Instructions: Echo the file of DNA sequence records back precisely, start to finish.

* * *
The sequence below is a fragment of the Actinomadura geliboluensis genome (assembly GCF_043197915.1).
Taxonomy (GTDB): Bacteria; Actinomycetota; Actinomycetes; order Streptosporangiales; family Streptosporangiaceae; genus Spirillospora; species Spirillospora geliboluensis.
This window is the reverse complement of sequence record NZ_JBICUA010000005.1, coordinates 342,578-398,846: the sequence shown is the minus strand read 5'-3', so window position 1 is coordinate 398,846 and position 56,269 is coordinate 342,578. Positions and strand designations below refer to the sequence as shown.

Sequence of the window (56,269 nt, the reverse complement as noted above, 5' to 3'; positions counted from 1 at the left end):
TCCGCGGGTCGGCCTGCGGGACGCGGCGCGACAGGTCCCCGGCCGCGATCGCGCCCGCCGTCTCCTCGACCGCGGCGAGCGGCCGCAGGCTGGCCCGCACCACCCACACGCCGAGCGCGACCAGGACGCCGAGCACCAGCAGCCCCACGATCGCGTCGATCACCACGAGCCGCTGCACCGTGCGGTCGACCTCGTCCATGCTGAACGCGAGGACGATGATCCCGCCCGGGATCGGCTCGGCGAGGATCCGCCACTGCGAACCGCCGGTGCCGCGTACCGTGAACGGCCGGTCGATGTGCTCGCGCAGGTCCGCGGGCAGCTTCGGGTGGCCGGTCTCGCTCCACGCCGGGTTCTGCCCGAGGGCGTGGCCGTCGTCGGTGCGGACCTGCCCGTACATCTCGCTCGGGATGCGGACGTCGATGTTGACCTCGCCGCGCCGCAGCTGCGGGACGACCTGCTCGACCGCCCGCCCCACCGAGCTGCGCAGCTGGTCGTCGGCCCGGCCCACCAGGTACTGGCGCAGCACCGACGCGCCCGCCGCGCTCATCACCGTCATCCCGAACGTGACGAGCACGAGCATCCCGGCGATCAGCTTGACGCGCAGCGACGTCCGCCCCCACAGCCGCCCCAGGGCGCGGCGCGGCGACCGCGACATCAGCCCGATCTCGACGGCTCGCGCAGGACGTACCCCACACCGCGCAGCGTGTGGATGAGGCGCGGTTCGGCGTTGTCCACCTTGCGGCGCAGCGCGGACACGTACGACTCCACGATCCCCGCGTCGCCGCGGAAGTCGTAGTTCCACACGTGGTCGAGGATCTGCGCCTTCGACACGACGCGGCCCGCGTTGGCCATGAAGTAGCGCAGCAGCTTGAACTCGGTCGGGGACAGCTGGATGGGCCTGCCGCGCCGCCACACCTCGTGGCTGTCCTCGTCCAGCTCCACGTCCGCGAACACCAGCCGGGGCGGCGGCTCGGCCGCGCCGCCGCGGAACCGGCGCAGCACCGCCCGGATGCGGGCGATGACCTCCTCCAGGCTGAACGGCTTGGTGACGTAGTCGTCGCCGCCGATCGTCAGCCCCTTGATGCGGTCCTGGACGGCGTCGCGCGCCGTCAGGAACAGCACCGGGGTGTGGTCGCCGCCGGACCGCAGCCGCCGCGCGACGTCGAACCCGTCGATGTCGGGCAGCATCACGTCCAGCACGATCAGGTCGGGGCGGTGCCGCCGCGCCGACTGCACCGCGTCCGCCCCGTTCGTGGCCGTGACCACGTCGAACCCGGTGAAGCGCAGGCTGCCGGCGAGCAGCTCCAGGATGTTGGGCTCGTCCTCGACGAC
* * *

The sequence below is a fragment of the Actinomadura geliboluensis genome (assembly GCF_043197915.1).
Taxonomy (GTDB): Bacteria; Actinomycetota; Actinomycetes; order Streptosporangiales; family Streptosporangiaceae; genus Spirillospora; species Spirillospora geliboluensis.
This window is the reverse complement of sequence record NZ_JBICUA010000005.1, coordinates 342,578-398,846: the sequence shown is the minus strand read 5'-3', so window position 1 is coordinate 398,846 and position 56,269 is coordinate 342,578. Positions and strand designations below refer to the sequence as shown.

Sequence of the window (56,269 nt, the reverse complement as noted above, 5' to 3'; positions counted from 1 at the left end):
TCCGCGGGTCGGCCTGCGGGACGCGGCGCGACAGGTCCCCGGCCGCGATCGCGCCCGCCGTCTCCTCGACCGCGGCGAGCGGCCGCAGGCTGGCCCGCACCACCCACACGCCGAGCGCGACCAGGACGCCGAGCACCAGCAGCCCCACGATCGCGTCGATCACCACGAGCCGCTGCACCGTGCGGTCGACCTCGTCCATGCTGAACGCGAGGACGATGATCCCGCCCGGGATCGGCTCGGCGAGGATCCGCCACTGCGAACCGCCGGTGCCGCGTACCGTGAACGGCCGGTCGATGTGCTCGCGCAGGTCCGCGGGCAGCTTCGGGTGGCCGGTCTCGCTCCACGCCGGGTTCTGCCCGAGGGCGTGGCCGTCGTCGGTGCGGACCTGCCCGTACATCTCGCTCGGGATGCGGACGTCGATGTTGACCTCGCCGCGCCGCAGCTGCGGGACGACCTGCTCGACCGCCCGCCCCACCGAGCTGCGCAGCTGGTCGTCGGCCCGGCCCACCAGGTACTGGCGCAGCACCGACGCGCCCGCCGCGCTCATCACCGTCATCCCGAACGTGACGAGCACGAGCATCCCGGCGATCAGCTTGACGCGCAGCGACGTCCGCCCCCACAGCCGCCCCAGGGCGCGGCGCGGCGACCGCGACATCAGCCCGATCTCGACGGCTCGCGCAGGACGTACCCCACACCGCGCAGCGTGTGGATGAGGCGCGGTTCGGCGTTGTCCACCTTGCGGCGCAGCGCGGACACGTACGACTCCACGATCCCCGCGTCGCCGCGGAAGTCGTAGTTCCACACGTGGTCGAGGATCTGCGCCTTCGACACGACGCGGCCCGCGTTGGCCATGAAGTAGCGCAGCAGCTTGAACTCGGTCGGGGACAGCTGGATGGGCCTGCCGCGCCGCCACACCTCGTGGCTGTCCTCGTCCAGCTCCACGTCCGCGAACACCAGCCGGGGCGGCGGCTCGGCCGCGCCGCCGCGGAACCGGCGCAGCACCGCCCGGATGCGGGCGATGACCTCCTCCAGGCTGAACGGCTTGGTGACGTAGTCGTCGCCGCCGATCGTCAGCCCCTTGATGCGGTCCTGGACGGCGTCGCGCGCCGTCAGGAACAGCACCGGGGTGTGGTCGCCGCCGGACCGCAGCCGCCGCGCGACGTCGAACCCGTCGATGTCGGGCAGCATCACGTCCAGCACGATCAGGTCGGGGCGGTGCCGCCGCGCCGACTGCACCGCGTCCGCCCCGTTCGTGGCCGTGACCACGTCGAACCCGGTGAAGCGCAGGCTGCCGGCGAGCAGCTCCAGGATGTTGGGCTCGTCCTCGACGAC